03.06.2022 | Brussels Background Conference of the Future of Europe – Three takeaways for the future of health care

Foto: ©Shutterstock/Melinda Nagy

As an avid scholar of European affairs, I know something for certain: when it comes to the European Union, things are never simple. The Conference of the Future of Europe is no exception: a project aimed at allowing all European citizens to have a say in shaping the future of the Union. In the newest edition of our Brussels Background, we offer you three takeaways about the outcome of the Conference that might incite some fundamental reform and change – along with political controversy – in the European Union.

Why? Because it might result with the European Union being in charge of a competence that nowadays is still a prime possession of the Member States – health care. In the most far-reaching scenario, Berlin might have to share its influence on health policy with Brussels. The health care system as we know it today could be completely turned upside down if health – as the Conference recommends – really becomes more European. But let’s start at the beginning … 

Takeaway 1: It’s complicated …

Before the conference could even begin its work, the European institutions wrestled over its chairmanship, causing a year-long delay in the process – only to later compromise on a Joint Presidency of Commission, Council and Parliament. Moreover, actual citizen engagement – be it on a dedicated multilingual online platform or in various local, regional and national events – was rather low: out of all 447 million EU citizens, only 31.000 people participated in the Conference that was advertised as an “unprecedented EU-wide event”. However, there was also the European Citizen’s Forum: four panels each consisting of 200 citizens, selected based on representativity.

The combined output of these participatory tools was then later discussed in the Conference’s plenary. And voilà, on Europe Day, the Conference forwarded its report – including 49 proposals for the future of the European Union.

Takeaway 2: It’s relevant – especially for the health care industry …

According to the Conference’s final report, its proposals reflect the expectations of European citizens on a wide range of topics and among these one that interests us the most (of course!): health care. The ideas are ambitious, and the expectations are high.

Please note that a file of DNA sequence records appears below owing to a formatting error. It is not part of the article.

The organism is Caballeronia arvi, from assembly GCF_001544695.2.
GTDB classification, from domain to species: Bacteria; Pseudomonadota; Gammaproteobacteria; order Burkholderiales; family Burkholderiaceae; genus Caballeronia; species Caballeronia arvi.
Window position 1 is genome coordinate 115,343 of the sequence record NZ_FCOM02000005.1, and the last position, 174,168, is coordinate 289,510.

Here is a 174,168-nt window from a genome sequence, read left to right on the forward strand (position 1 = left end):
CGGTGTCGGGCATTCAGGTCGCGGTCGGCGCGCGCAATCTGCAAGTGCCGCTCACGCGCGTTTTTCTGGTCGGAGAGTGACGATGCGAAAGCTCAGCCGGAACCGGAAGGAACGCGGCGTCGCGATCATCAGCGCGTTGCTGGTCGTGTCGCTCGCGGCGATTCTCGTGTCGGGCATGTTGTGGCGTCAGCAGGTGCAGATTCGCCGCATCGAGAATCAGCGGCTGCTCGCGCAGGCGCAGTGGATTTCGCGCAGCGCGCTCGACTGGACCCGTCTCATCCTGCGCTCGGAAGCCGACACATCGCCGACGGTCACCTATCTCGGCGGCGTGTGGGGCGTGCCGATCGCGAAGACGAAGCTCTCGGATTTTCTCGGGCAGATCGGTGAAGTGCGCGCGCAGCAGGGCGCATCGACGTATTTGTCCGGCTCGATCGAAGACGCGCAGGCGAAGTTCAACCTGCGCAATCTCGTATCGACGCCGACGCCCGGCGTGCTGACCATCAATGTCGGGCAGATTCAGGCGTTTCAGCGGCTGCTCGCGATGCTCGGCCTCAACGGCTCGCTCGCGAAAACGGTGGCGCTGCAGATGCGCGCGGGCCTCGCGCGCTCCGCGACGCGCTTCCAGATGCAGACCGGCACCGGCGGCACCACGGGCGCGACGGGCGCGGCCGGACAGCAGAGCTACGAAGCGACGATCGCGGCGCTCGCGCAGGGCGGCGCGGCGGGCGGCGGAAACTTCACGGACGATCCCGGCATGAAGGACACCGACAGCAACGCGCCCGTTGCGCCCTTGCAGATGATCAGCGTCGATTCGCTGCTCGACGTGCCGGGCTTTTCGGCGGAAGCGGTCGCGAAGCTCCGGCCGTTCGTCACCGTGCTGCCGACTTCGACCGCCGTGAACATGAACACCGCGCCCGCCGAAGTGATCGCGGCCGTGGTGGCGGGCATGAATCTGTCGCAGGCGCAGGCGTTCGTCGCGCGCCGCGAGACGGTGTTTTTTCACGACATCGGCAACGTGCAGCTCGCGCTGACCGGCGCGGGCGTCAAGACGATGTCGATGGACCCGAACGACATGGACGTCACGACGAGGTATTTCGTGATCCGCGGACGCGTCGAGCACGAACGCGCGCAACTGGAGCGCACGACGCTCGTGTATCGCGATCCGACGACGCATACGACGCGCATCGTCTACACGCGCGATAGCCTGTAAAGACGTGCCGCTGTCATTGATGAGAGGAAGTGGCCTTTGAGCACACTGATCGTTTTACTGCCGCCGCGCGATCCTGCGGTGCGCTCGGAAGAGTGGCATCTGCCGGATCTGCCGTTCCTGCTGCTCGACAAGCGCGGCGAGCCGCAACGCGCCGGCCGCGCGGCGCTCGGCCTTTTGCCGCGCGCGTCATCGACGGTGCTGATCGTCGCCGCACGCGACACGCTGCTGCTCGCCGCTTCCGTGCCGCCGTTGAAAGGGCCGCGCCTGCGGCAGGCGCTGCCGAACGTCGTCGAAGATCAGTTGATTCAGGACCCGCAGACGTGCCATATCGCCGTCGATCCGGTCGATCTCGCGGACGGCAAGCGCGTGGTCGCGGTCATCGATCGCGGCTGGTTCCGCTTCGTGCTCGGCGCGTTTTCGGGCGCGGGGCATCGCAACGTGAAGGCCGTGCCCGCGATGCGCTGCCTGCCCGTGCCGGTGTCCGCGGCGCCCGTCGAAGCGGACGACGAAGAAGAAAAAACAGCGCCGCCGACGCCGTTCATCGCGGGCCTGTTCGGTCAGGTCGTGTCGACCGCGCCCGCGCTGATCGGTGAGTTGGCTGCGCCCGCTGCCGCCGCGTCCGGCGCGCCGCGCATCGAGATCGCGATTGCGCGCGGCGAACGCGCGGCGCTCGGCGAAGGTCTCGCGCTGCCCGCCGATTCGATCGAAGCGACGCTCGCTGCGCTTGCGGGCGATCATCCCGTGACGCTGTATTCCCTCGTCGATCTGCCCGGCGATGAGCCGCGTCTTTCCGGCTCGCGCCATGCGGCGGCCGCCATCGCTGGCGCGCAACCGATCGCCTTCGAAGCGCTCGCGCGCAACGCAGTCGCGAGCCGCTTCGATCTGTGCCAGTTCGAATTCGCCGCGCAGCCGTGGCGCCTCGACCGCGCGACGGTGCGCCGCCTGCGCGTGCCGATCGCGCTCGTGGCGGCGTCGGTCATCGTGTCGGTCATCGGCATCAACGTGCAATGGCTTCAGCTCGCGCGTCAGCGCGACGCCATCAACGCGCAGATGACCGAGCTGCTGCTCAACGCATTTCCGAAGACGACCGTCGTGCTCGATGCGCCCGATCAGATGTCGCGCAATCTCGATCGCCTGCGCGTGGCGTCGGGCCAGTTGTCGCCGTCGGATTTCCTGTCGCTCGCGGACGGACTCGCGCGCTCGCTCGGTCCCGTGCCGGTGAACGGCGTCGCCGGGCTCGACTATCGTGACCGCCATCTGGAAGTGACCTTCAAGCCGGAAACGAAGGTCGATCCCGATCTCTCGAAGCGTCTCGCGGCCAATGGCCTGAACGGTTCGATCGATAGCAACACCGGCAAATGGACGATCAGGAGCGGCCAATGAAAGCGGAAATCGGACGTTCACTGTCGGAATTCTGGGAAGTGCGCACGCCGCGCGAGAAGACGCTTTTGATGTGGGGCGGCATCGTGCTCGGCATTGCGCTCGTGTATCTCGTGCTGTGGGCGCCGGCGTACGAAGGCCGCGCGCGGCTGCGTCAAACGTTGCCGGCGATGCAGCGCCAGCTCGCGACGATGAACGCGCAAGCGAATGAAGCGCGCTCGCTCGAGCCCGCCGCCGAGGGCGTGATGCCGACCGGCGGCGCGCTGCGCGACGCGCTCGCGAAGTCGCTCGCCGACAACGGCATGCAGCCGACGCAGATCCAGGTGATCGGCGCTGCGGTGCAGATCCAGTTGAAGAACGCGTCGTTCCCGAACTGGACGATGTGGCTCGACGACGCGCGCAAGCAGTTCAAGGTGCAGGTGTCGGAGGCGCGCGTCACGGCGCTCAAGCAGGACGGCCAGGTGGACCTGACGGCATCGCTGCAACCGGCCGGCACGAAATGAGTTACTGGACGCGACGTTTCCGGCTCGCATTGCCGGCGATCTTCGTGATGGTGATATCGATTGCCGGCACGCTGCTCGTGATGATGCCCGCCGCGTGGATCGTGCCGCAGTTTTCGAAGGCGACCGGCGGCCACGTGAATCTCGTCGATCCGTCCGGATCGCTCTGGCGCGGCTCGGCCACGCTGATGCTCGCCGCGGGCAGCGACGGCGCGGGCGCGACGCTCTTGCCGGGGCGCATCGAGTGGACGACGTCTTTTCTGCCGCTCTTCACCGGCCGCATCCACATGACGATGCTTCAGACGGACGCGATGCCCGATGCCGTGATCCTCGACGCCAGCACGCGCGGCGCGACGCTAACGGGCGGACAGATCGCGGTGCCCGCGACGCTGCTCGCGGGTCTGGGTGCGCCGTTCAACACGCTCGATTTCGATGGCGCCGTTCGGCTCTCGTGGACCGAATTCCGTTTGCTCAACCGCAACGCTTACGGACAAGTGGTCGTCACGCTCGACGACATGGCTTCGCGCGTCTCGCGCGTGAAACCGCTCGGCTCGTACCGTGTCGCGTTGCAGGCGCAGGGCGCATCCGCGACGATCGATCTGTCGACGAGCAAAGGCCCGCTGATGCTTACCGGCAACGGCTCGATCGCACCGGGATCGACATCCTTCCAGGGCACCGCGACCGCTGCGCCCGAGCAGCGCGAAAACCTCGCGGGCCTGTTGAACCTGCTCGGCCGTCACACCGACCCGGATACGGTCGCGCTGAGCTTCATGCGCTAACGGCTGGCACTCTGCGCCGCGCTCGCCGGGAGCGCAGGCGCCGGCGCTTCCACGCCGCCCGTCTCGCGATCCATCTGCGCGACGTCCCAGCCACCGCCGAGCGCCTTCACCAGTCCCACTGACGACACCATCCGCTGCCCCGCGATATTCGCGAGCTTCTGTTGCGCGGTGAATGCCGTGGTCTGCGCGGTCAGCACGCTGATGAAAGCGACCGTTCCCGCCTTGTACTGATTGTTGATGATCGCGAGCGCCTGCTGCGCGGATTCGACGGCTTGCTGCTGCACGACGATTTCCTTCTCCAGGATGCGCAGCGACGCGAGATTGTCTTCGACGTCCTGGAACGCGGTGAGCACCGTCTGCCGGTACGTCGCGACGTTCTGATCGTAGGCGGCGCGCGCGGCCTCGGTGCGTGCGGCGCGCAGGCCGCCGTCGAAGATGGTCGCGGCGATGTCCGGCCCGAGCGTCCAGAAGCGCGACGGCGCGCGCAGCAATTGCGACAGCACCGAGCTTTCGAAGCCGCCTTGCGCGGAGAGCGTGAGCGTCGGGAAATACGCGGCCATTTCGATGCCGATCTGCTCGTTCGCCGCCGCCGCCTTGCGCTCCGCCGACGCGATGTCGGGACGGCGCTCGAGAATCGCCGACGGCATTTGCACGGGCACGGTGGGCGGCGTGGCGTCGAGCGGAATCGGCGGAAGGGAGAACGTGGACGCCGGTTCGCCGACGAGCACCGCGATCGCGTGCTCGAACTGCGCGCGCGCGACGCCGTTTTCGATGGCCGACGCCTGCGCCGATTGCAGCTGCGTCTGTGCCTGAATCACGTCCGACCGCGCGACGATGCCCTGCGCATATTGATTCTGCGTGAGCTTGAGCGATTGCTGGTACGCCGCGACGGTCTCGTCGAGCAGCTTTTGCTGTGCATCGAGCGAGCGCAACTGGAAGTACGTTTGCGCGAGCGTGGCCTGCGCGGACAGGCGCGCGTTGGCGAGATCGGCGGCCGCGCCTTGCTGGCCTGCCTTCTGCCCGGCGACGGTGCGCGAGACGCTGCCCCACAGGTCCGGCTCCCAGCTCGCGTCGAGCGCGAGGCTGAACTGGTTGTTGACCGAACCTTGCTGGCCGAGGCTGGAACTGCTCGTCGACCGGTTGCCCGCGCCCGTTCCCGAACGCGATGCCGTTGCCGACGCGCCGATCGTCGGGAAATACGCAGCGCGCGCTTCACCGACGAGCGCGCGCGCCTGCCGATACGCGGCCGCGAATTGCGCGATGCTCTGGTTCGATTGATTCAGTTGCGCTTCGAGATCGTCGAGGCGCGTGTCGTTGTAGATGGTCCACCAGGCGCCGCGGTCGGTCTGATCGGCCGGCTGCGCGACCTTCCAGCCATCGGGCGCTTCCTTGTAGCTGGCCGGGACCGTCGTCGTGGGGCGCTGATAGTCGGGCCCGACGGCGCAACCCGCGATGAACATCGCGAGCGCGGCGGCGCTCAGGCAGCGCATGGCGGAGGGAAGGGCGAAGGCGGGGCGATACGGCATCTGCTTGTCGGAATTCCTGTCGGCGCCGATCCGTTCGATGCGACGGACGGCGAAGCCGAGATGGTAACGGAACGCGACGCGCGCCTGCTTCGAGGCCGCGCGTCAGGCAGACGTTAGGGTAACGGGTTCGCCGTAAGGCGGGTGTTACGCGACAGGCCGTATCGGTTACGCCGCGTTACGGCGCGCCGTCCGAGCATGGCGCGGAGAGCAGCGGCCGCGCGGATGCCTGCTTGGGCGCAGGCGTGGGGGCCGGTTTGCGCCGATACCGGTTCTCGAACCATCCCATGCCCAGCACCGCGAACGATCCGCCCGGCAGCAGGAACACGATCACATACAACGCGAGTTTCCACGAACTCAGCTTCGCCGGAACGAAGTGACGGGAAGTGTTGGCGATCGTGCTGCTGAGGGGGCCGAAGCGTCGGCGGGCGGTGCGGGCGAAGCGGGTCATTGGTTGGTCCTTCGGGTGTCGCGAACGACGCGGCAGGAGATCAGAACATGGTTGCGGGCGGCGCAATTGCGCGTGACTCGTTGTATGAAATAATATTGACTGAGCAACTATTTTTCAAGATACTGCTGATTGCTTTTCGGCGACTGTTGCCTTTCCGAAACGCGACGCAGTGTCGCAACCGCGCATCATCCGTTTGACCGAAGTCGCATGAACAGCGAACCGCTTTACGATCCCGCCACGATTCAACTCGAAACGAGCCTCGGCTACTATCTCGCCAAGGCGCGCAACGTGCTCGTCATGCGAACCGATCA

One particularly interesting set of recommendations addresses the need to reduce the EU’s dependency on foreign players as well as the necessity of securing supply chains in economically strategic sectors – such as health. The Conference asks to diversify sources for raw materials and to increase the manufacture of key goods in Europe. When it comes to medicines (especially active ingredients) and medical devices, the Conference proposes the establishment of a list of essential and priority, but also innovative medicines and treatments at EU level. To ensure strategic autonomy, consideration is also given to coordinated strategic stockpiling throughout the EU.

Another key objective of the Conference’s report is a reinforcement of healthcare in the European Union. This includes the call for a “right to health” by guaranteeing all Europeans equal and universal access to affordable healthcare. Finally, these proposals lead to a potentially far-reaching conclusion: the report recommends adding health and healthcare among the shared competencies between the EU and the Member States. Yes, the report introduces the possibility of a treaty change!

Takeaway 3: It might just be the beginning …

Making health a shared competence is clearly one of the most radical and consequential proposals of the Conference of the Future of Europe. But bear in mind that decision-making processes in Europe are complicated. Treaty changes are not only politically delicate but also even more arduous as they can only be approved by unanimous vote enacted by all 27 Member States.

At this moment, treaty changes – and an even bigger European influence on health policy – are far from certain, but they cannot be completely excluded either. As former French President Jacques Chirac once aptly said: “The construction of Europe is an art. It is the art of the possible.” It will be an exciting ride to figure out the possible and we will artfully keep you posted.

Contact: Ina Koch, (BPI office Brussels) bpi.brussels(at)bpi(dot)de

Hinweis: Die Verwendung des Fotos ist unter der Quellenangabe Shutterstock/Conference on Europe shutterstock_Melinda Nagy und in Verbindung mit dem Brussels Background honorarfrei.